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Insight & Intelligence : Oct 29, 2009
Federal Circuit Holds that Methods of Optimizing Drug Efficacy Are Patentable
Pending U.S. Supreme Court decision could further transform the standard for patentability of medical diagnostic claims.!--h2>
While the status of medical methods patent claims has been in limbo in the U.S., a recent appellate court decision has provided some guidance. In the first precedential opinion applying the Bilski “machine or transformation test” to medical methods claims, the Federal Circuit held that claims to “a method of optimizing therapeutic efficacy for treatment of a disease” can constitute patentable subject matter under 35 U.S.C. §101 (Prometheus Laboratories Inc. vs. Mayo Collaborative Services).
The Prometheus patent claims at issue require: administration of a drug to a subject, determination of the level of the drug’s metabolite in the subject, and comparison of the level of the metabolite in the subject to a recited value indicative of the proper dosage.
The district court held that the claims at issue (U.S. Patent Nos. 6,355,623 and 6,680,302) to a method of optimizing therapeutic efficacy for treatment of an immune-mediated gastrointestinal disorder were invalid under 35 U.S.C. §101, i.e., were invalid as they did not pertain to patentable subject matter. The district court asserted that the claimed correlations between thiopurine drug metabolite levels and therapeutic efficacy and/or toxicity were a natural phenomenon and not patentable as the correlations were merely the result of natural bodily processes. Significantly, the district court reasoned that the steps of administering and determining were simply data-gathering steps and that the wherein clauses were nonpatentable mental steps.
Patentable Subject Matter Defined
On September 16, the Federal Circuit considered the issue on appeal and reversed the decision of the district court. The Federal Circuit held that the method of treatment claims at issue are patentable because they “transform an article into a different state of thing” and because the “transformation is central to the purpose of the claimed process.” Thus, the method claims at issue satisfy the Bilski “machine or transformation test” for patentable subject matter. The court held that the administration step is transformative. “The transformation is of the human body following administration of a drug and the various chemical and physical changes of the drug’s metabolites that enable their concentrations to be determined.”
The court further held that the determination step (i.e., determination of 6-TG or 6-MMP levels, which are metabolites of the drug 6-MP) is also transformative. “Determining the levels of 6-TG or 6-MMP in a subject necessarily involves a transformation, for those levels cannot be determined by mere inspection. Some form of manipulation such as the high pressure liquid chromatography method specified in several of the asserted dependent claims or other modification of the substances to be measured is necessary to extract the metabolites for a bodily sample and determine their concentration.”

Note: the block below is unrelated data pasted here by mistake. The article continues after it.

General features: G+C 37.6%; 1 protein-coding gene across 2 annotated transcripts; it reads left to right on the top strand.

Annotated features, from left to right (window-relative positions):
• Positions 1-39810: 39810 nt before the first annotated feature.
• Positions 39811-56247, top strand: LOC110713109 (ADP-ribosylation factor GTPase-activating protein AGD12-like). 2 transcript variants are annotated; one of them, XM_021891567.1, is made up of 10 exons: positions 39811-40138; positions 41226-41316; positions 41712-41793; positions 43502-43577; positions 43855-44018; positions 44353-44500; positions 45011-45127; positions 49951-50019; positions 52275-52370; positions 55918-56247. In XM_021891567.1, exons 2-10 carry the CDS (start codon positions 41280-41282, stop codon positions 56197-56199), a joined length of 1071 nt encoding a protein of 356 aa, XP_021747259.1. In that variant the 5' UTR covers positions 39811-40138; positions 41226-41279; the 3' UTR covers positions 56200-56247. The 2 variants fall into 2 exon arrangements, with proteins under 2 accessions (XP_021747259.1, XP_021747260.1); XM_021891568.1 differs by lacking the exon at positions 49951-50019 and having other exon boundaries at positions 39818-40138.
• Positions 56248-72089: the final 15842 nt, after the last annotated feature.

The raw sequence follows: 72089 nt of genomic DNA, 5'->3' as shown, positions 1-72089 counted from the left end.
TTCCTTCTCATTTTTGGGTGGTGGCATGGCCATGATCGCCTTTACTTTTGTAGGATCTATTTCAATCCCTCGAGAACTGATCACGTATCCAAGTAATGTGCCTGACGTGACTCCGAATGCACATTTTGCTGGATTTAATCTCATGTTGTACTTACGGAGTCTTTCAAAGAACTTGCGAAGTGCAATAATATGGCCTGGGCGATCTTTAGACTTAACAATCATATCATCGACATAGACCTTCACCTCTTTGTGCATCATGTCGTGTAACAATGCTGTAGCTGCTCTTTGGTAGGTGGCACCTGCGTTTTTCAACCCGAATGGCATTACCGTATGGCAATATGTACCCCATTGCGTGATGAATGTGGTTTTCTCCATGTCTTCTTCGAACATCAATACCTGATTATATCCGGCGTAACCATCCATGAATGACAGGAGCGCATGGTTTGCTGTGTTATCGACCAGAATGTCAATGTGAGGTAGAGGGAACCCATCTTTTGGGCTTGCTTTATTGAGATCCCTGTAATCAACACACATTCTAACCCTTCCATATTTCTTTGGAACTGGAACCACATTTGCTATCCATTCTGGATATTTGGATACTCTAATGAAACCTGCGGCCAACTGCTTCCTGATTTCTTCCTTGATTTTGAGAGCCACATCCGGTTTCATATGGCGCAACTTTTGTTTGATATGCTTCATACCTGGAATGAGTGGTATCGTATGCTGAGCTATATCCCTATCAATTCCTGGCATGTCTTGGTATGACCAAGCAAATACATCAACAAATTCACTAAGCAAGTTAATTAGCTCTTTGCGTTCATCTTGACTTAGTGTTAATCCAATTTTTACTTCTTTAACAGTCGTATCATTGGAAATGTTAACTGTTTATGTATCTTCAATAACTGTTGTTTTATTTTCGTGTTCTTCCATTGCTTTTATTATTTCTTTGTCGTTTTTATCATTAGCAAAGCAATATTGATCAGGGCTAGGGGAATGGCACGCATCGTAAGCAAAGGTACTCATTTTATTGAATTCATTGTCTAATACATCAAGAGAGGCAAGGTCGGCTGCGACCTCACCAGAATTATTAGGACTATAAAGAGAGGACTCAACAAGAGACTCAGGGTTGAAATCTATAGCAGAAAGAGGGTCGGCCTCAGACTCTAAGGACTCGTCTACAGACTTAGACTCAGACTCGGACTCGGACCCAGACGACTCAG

The court concluded “that the administering and determining steps gather useful data, it is also clear that the presence of those two steps in the claimed process is not merely for the purpose of gathering data. Instead, the administering and determining steps are part of a treatment protocol, and they are transformative.”
Additionally, some claims at issue lacked an administration step. The court stated that this omission “does not diminish the patentability of the claimed methods, because the determining step, which is present in each of the asserted claims, is also transformative and central to the claimed methods.”
Finally, the court asserted that although the final “wherein” clauses are “mental steps and not patent-eligible per se, a subsequent mental step does not by itself negate the transformative nature of prior steps.”
The court’s holding (methods of treatment claims “are always transformative when a defined group of drugs is administered to the body to ameliorate the effects of an undesired condition”) clarifies that medical diagnostic claims are patent eligible even if there is no explicit recitation of a chemical or physical transformation. The holding provides some guidance regarding how to draft claims to a diagnostic method, claims that recite either a step of administering a drug or a step of determining the amount of a drug or metabolite in the blood that may be considered patentable.
The holding of Prometheus provides some peace of mind to patent owners and applicants with claims directed to methods of medical diagnostics and personalized medicine wherein a method of treating disease or a method of designing a treatment for disease are based on acquiring data. The patent law world, however, continues to wait for additional guidance as the Bilski case is considered by the U.S. Supreme Court. In view of the impending U.S. Supreme Court decision in Bilski, the standard for patentability of medical diagnostic claims may itself undergo a transformation.
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